Comparative Politics and its Evolution

Comparative way of understanding politics is a general term which can be used and coined to imply the method of understanding politics across regions, countries and other political units (Rose 1991). Its multi- levels of political analysis made this method of political science highly used by many political scientists. Comparative politics has undeniably evolved from the time that it was considered a science two centuries ago. Comparative politics evolution did not come easily before the time of its realization. This branch of political science is always dynamic in finding the most fitting ways to represent the whole discipline (ONeil 2004). Even if it has undergone many years of methodological and disciplinary evolutions, perfecting this way of studying political science is still far from being perfected. This imperfection does not mean that eventually it will be debunked as a method of political science instead it only support the assumption said earlier- comparative politics is dynamic in nature. As a proof to its dynamic nature, comparative politics have developed many ways of approaching the subjects of its study. Leading approaches in this political science branch include historical, ideological, methodological and political analysis of frameworks these are among its other types, varieties and forms (Norris and Inglehart 2004).

Generally speaking, the results of comparative politics can only have value if the assumptions of the analysis before its generalization is properly set and explained. It is intuitive to assume that studies conducted through comparative politics will establish differences and similarities amongst its subjects. However, these similarities and differences will not explain themselves. One of the goals of comparative politics is to find the differences and similarities of their subjects of study and put value to those similarities and differences by showing its implications to the political world. This is a must for anyone who opts to use comparative politics as a method of analysis. Unfortunately, this also makes comparative politics always prone to biases and prejudices. To be effective enough, the usage of comparative politics would require in depth contextualization of its subjects of analysis (Rose 1991).

Comparative politics can be made unbiased by making sure that the study was conducted in full relation and recognition to the inherent differences and similarities of its subjects (Rose 1991). Failing to do so, can render the use of comparative politics unverifiable and even undoable in studying the assumed subjects.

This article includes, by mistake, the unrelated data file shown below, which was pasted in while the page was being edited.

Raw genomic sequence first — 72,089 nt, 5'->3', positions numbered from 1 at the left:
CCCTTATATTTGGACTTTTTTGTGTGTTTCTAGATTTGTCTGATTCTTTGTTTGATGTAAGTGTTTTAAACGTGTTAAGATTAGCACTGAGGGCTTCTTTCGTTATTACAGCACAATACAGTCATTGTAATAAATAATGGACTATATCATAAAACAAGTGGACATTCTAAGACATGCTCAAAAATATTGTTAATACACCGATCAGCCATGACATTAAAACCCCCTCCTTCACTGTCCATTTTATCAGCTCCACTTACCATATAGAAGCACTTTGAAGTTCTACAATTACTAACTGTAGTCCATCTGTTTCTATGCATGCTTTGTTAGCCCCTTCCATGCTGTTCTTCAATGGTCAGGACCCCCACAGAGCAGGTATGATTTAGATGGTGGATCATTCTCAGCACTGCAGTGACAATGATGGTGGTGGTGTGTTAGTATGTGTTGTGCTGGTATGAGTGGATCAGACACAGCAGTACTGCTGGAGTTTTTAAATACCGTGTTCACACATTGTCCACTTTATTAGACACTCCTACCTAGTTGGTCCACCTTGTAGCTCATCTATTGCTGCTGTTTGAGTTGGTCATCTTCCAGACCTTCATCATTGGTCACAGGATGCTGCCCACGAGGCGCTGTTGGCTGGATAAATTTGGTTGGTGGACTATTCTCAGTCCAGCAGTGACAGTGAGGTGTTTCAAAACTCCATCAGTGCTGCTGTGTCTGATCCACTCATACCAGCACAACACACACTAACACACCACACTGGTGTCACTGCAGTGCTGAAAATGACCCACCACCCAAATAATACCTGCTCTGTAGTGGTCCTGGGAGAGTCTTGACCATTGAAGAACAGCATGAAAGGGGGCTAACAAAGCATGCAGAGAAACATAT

No matter how comparative politics has developed in the last few decades, political scientists are still limited in engaging and using comparative politics (ONeil 2004, 8). The basic limitation encountered by political scientists lie in the two major approaches of comparative politics- qualitative and quantitative. These approaches used by political scientists offer two different sides of comparative politics. The qualitative approach offers in depth and detailed discussions of the subjects compared through comparative politics. On the other hand, quantitative approach to comparative politics uses statistics and other verifiable data of the subjects in finding the points of comparison and analysis (ONeil 2004, 9). After finding the points of possible comparison, those who opt to pursue comparative politics must validate the applicability of the chosen points of comparison. Validation needs to be conducted in the details of comparative politics such as the applicability of the terms used in the study and the value of the empirical data arrived at in the study (Peters 1998).

Developments of Comparative Politics and its Impacts
The difficulties of doing comparative politics are not solely limited to its prerequisites and its need of continuous contextualization. The manner of doing comparative politics is also modified by the recent developments in the field of politics in the key political figures of the world. These developments put the experts of comparative politics in a position that requires adjustments in the manner that the study is to be conducted. There are three main developments in the political world that forever changed the manner of conducting comparative politics (ONeil 2004, 14). First is the sudden growth of the economies in the Asian region in the last few decades. This almost instantaneous economic growth in the Asian region put experts of comparative politics to reassess the predictive capabilities of what was known to be the comparative politics back then. Secondly, the collapse of the USSR and the end of the Cold War made comparative politics experts to question the power of institutions in modeling the political life of a specific country or region. And lastly, the third wave of democracy made comparative politics experts to move away from the old bias of using American and Western democracy as the benchmark of what was known as democracy (ONeil 2004, 14). The third way of democracy forced comparative politics experts and users to point out the major problem of using the classification of democracy. The usage of the Western form of democracy makes a fatal mistake by failing to contextualize the possible implications of the use of the term democracy as a point of comparison. The usual mistake committed in the field of comparative politics in terms of contextualizing democracy is focusing too much on matured democracies such as in the Western countries neglecting the possibilities that the maturing democracies might hold better points of comparison and analysis (Stoker 2006, 500).